Dean Lombardi and the Secret Plan
Dean Lombardi, for those that do not know, is the current GM of the L.A Kings. He was hired this past summer. Prior to the lockout he was the GM of the Sharks for about a decade. He appeared on Edmonton radio many times over the years, and he is clearly a switched-on guy. He's a thinking man to be sure, and he's often outside the box.
The trick for team executives is to sign, or trade for, players whose skills are undervalued on the market.
"It's an ongoing thing. We had another meeting about it (this week). It requires not only open minds but also manpower. I'd like to have that in place in 24 months."
"Some of that stuff I had in the back of my mind for a while,'' Lombardi said. "When 'Moneyball' became en vogue, it was when I was spending lots of time on the road for Philadelphia, and I thought a lot about it and parts of it really started to come together."
I'm a firm believer -- and it's always the thing that's underestimated -- in building an infrastructure. And I'm not saying my way is right, wrong or indifferent. I just know that it's different in what I believe an infrastructure has to be. ... It's your pro scouting, your amateur scouting, your minor league coaches, your development program, getting all these people in synch and how you use technology today.
The Kings open training camp today in El Segundo, and the new faces -- such as Rob Blake, Alyn McCauley, Scott Thornton and Brian Willsie -- don't necessarily reflect Lombardi's long-term strategy. In essence, they're transition players, a means to a new, and perhaps revolutionary, end.
"We've put a lot of time and thought into this, and now we're going to see if it works,'' Lombardi said. "This is one of those things where we're going to end up going down paths that don't work. But we're going to find the right one, and we're not going to get frustrated along the way.''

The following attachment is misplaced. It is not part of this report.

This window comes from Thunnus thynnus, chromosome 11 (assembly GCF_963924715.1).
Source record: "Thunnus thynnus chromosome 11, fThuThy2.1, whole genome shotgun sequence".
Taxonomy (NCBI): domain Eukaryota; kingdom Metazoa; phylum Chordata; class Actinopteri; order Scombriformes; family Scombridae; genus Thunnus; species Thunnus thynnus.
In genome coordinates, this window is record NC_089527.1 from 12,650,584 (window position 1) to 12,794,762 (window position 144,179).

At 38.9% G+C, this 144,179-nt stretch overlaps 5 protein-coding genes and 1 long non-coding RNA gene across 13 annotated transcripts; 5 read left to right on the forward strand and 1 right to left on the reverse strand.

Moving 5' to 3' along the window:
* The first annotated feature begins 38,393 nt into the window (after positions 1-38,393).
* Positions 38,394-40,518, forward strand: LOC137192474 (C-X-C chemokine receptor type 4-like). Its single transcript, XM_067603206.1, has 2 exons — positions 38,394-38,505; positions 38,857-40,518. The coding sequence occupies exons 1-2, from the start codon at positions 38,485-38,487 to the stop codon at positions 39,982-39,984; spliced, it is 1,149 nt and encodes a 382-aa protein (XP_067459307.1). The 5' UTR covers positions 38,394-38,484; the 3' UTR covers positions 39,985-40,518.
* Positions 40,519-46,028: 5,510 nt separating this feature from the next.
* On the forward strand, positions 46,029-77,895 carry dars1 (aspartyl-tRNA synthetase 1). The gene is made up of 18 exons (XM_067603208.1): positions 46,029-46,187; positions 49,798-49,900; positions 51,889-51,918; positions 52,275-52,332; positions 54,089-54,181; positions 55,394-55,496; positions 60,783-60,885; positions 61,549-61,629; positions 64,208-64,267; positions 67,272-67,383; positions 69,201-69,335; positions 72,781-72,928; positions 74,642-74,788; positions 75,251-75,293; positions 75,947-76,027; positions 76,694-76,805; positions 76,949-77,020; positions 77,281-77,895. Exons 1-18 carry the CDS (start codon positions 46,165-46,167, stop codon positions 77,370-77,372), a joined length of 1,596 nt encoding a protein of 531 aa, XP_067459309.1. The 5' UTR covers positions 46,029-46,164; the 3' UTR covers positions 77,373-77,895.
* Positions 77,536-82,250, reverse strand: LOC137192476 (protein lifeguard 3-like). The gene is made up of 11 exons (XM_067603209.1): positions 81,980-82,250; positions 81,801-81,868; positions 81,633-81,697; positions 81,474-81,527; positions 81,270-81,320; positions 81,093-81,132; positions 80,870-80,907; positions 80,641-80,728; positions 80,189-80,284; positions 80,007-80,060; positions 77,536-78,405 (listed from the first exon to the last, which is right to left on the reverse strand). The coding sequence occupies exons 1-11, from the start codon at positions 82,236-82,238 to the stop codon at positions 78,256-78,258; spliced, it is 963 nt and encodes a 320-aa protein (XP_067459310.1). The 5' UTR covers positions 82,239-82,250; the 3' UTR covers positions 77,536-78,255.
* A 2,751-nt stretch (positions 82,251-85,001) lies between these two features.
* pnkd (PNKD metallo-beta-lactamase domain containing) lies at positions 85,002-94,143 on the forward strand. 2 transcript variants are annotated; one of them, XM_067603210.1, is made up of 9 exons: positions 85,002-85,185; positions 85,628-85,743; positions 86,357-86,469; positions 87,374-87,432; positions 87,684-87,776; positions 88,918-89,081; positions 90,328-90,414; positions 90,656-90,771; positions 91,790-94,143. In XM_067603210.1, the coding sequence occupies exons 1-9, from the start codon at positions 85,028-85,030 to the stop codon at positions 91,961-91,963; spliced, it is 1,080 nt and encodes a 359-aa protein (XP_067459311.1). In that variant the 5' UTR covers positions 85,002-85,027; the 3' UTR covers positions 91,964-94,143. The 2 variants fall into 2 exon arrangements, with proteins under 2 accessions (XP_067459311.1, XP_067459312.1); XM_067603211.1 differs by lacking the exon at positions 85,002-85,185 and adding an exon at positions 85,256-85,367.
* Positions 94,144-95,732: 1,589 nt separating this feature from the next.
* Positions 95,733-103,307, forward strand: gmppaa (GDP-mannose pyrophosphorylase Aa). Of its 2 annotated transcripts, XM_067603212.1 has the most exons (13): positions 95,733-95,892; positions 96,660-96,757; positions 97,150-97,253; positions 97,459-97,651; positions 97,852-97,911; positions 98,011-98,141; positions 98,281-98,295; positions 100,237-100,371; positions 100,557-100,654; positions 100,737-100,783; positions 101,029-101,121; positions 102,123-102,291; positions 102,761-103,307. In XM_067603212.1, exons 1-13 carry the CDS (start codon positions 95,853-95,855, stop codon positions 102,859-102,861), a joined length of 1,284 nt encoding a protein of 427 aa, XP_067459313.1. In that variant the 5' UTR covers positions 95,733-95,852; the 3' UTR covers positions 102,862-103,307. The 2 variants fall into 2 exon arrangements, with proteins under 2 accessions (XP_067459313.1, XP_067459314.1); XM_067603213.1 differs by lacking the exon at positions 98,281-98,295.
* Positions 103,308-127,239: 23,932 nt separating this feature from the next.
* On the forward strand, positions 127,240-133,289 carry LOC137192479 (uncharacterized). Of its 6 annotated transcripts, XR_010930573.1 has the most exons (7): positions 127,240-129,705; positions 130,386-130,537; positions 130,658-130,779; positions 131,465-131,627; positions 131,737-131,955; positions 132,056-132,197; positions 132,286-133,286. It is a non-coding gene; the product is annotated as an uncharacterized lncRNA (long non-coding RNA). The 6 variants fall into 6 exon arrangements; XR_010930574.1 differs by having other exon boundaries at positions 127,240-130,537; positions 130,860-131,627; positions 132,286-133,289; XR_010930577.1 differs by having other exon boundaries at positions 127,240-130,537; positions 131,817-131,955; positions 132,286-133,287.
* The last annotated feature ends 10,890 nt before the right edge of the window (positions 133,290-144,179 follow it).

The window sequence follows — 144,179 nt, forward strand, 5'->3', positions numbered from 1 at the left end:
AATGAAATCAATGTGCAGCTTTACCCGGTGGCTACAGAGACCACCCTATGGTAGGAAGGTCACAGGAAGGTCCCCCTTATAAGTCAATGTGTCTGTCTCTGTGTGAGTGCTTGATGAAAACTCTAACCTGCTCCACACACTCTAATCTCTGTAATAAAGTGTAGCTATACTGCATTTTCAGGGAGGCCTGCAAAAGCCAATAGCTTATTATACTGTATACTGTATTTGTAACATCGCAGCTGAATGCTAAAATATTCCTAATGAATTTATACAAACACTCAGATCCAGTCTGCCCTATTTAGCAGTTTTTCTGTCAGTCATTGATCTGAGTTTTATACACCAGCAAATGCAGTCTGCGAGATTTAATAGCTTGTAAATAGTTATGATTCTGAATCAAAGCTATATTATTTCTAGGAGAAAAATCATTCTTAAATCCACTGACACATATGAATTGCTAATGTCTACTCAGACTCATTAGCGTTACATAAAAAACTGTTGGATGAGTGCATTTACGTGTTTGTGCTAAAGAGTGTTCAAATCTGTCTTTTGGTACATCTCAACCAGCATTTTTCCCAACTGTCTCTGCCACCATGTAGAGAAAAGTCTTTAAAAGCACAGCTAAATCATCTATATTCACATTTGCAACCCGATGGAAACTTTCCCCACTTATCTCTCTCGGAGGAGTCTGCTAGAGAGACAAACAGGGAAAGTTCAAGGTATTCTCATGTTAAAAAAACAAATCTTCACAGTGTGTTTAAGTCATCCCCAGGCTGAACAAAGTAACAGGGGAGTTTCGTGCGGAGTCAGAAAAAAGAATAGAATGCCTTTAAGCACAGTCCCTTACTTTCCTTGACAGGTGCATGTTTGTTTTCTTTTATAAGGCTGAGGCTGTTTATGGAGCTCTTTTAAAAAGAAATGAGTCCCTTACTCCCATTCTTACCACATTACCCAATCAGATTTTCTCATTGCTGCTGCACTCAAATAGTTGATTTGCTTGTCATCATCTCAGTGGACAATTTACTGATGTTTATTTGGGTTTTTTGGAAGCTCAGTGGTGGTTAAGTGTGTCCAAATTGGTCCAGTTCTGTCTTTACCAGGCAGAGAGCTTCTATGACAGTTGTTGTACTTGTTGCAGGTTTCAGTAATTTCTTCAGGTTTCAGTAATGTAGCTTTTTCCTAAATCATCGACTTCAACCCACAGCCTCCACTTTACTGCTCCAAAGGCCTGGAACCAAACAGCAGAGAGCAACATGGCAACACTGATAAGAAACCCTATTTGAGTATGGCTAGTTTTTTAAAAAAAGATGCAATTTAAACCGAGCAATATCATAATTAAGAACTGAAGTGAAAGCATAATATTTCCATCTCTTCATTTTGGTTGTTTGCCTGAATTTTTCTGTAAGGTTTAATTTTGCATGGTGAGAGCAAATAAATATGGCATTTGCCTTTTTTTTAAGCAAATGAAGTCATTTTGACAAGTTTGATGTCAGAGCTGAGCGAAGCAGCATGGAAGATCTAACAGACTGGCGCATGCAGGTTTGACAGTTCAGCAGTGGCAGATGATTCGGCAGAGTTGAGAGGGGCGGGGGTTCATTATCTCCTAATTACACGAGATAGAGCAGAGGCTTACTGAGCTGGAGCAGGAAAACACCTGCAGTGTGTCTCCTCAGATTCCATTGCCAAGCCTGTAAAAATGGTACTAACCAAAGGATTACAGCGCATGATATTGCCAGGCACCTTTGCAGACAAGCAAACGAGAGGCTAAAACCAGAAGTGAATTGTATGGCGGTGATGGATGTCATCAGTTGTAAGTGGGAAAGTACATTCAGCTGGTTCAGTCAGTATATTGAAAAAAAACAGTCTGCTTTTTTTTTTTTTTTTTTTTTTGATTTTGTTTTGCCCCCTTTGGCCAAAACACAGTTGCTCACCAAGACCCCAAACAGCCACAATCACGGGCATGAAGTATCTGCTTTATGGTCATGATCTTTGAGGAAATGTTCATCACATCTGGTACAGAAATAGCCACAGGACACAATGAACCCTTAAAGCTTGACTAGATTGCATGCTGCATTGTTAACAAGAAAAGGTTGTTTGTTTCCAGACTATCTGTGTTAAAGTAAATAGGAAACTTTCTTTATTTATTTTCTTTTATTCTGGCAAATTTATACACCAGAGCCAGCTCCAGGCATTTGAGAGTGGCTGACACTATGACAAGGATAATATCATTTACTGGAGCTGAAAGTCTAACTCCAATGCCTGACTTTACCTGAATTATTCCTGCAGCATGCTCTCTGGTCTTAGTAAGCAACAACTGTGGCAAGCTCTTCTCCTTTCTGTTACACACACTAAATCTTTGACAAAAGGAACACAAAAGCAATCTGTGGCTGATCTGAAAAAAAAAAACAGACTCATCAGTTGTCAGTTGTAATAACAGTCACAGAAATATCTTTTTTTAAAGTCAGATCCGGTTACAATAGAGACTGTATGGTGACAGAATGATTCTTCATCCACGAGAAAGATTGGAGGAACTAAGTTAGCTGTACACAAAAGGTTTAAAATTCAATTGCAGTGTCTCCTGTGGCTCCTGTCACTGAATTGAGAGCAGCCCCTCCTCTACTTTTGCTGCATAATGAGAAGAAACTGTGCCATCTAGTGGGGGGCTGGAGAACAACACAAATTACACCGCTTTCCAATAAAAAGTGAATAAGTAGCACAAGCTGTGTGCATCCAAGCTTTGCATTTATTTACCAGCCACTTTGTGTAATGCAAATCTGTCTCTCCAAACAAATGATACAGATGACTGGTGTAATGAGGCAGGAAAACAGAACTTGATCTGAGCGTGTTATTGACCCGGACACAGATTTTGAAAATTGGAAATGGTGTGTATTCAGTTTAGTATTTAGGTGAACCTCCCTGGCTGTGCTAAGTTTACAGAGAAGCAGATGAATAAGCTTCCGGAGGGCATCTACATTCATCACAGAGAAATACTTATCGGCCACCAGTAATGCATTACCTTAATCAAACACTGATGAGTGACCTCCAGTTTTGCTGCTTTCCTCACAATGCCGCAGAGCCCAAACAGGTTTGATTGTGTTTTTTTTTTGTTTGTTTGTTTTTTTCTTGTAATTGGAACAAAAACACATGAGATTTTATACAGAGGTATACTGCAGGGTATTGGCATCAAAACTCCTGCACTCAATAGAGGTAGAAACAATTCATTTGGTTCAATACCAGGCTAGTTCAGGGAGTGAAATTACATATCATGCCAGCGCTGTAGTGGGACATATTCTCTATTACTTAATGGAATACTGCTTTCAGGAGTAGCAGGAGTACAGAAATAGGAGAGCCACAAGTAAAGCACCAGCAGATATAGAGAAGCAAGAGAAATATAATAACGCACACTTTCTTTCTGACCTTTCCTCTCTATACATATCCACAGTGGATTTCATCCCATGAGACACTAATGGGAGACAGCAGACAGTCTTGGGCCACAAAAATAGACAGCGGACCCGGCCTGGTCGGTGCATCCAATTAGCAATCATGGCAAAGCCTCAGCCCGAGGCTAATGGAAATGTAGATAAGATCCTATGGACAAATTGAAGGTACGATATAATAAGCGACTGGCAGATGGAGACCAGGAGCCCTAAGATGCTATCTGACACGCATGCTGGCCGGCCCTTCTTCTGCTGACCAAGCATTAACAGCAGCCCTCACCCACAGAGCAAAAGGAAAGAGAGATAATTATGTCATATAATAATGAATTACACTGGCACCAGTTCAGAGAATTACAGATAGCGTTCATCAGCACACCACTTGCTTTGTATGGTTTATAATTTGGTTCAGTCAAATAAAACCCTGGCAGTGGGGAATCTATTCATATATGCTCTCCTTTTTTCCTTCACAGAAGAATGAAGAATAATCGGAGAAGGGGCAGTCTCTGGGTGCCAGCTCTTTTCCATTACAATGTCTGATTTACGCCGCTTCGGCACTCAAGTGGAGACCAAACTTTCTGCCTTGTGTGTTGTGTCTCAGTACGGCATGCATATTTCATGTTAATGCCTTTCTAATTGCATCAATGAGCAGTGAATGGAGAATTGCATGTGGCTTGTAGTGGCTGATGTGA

I mean we all would love to be general managers, be allowed to be in the tank for five years and pick first in the draft. That's a nice easy way to build a team, but it's not practical in L.A.
... the specifics of what Lombardi is looking for will remain a secret for now.
"I had enough of my ideas stolen in San Jose,'' Lombardi joked during a recent conversation.
And this is always underestimated, but I'm starting to sense they care about each other. They're good guys. And I know this sounds like one of those artificial terms, but even Crawford said it's a really good room and that's not always the case.
To be honest, there's some real good things in terms of the team coming together, but let's face it, we haven't been getting the goaltending we anticipated. You don't want to pin it all on the goalie, but it is the most critical position on the rink still. I've seen some good things, but it has to be better.
The one area we left ourselves maybe a little short was up front, but it was the part of the roster that held the most upside and that was the whole design.
"If you've read 'Moneyball', then you've got to read the answer to that, which was the Atlanta Braves' 'Scout's Honor'. They made a point in there about just how character still matters and how you find out."
And lastly, my personal favourite, a quote from abrasive player agent Art Breeze (Jason Smith's agent btw). This in the midst of contract negotiations between himself and Lombardi during Rathje's holdout several years ago:
Breeze said he had one brief conversation with the Sharks last week. "It was just more arrogant, kindergarten management rhetoric -- silly, veiled contract threats that are typical of management that's bankrupt of ideas," said Breeze. "It's like negotiating with a cloud."